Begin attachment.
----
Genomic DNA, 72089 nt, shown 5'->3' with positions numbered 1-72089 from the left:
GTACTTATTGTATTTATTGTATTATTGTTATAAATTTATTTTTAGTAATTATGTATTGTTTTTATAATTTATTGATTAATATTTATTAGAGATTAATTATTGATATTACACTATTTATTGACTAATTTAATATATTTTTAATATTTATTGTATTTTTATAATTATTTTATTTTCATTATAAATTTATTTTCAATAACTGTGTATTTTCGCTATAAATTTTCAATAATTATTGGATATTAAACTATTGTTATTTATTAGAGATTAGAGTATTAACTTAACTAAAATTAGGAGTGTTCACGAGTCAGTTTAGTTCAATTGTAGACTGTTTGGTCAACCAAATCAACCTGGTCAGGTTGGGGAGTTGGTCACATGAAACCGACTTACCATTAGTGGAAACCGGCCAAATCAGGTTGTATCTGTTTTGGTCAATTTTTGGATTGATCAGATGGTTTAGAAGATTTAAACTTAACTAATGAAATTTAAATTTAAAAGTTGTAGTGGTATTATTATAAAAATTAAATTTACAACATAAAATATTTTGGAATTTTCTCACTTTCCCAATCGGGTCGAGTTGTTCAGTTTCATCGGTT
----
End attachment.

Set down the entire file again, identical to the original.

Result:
Genomic DNA, 72089 nt, shown 5'->3' with positions numbered 1-72089 from the left:
GTACTTATTGTATTTATTGTATTATTGTTATAAATTTATTTTTAGTAATTATGTATTGTTTTTATAATTTATTGATTAATATTTATTAGAGATTAATTATTGATATTACACTATTTATTGACTAATTTAATATATTTTTAATATTTATTGTATTTTTATAATTATTTTATTTTCATTATAAATTTATTTTCAATAACTGTGTATTTTCGCTATAAATTTTCAATAATTATTGGATATTAAACTATTGTTATTTATTAGAGATTAGAGTATTAACTTAACTAAAATTAGGAGTGTTCACGAGTCAGTTTAGTTCAATTGTAGACTGTTTGGTCAACCAAATCAACCTGGTCAGGTTGGGGAGTTGGTCACATGAAACCGACTTACCATTAGTGGAAACCGGCCAAATCAGGTTGTATCTGTTTTGGTCAATTTTTGGATTGATCAGATGGTTTAGAAGATTTAAACTTAACTAATGAAATTTAAATTTAAAAGTTGTAGTGGTATTATTATAAAAATTAAATTTACAACATAAAATATTTTGGAATTTTCTCACTTTCCCAATCGGGTCGAGTTGTTCAGTTTCATCGGTT